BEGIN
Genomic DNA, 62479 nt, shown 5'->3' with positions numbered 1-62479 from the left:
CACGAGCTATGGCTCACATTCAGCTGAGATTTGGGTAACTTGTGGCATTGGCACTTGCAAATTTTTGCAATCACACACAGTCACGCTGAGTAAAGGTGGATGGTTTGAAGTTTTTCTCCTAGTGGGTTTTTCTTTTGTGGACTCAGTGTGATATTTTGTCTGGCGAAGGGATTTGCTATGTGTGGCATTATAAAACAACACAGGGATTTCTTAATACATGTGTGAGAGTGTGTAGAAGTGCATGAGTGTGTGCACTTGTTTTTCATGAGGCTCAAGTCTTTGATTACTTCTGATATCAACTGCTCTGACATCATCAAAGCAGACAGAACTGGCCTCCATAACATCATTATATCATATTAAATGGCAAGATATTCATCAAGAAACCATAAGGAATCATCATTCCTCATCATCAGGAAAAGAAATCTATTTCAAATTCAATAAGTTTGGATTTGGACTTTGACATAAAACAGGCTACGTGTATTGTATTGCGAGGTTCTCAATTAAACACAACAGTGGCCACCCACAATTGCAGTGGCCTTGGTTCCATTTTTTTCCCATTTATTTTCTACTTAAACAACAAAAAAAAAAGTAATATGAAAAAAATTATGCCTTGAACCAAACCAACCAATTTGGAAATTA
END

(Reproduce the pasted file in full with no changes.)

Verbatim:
Genomic DNA, 62479 nt, shown 5'->3' with positions numbered 1-62479 from the left:
CACGAGCTATGGCTCACATTCAGCTGAGATTTGGGTAACTTGTGGCATTGGCACTTGCAAATTTTTGCAATCACACACAGTCACGCTGAGTAAAGGTGGATGGTTTGAAGTTTTTCTCCTAGTGGGTTTTTCTTTTGTGGACTCAGTGTGATATTTTGTCTGGCGAAGGGATTTGCTATGTGTGGCATTATAAAACAACACAGGGATTTCTTAATACATGTGTGAGAGTGTGTAGAAGTGCATGAGTGTGTGCACTTGTTTTTCATGAGGCTCAAGTCTTTGATTACTTCTGATATCAACTGCTCTGACATCATCAAAGCAGACAGAACTGGCCTCCATAACATCATTATATCATATTAAATGGCAAGATATTCATCAAGAAACCATAAGGAATCATCATTCCTCATCATCAGGAAAAGAAATCTATTTCAAATTCAATAAGTTTGGATTTGGACTTTGACATAAAACAGGCTACGTGTATTGTATTGCGAGGTTCTCAATTAAACACAACAGTGGCCACCCACAATTGCAGTGGCCTTGGTTCCATTTTTTTCCCATTTATTTTCTACTTAAACAACAAAAAAAAAAGTAATATGAAAAAAATTATGCCTTGAACCAAACCAACCAATTTGGAAATTA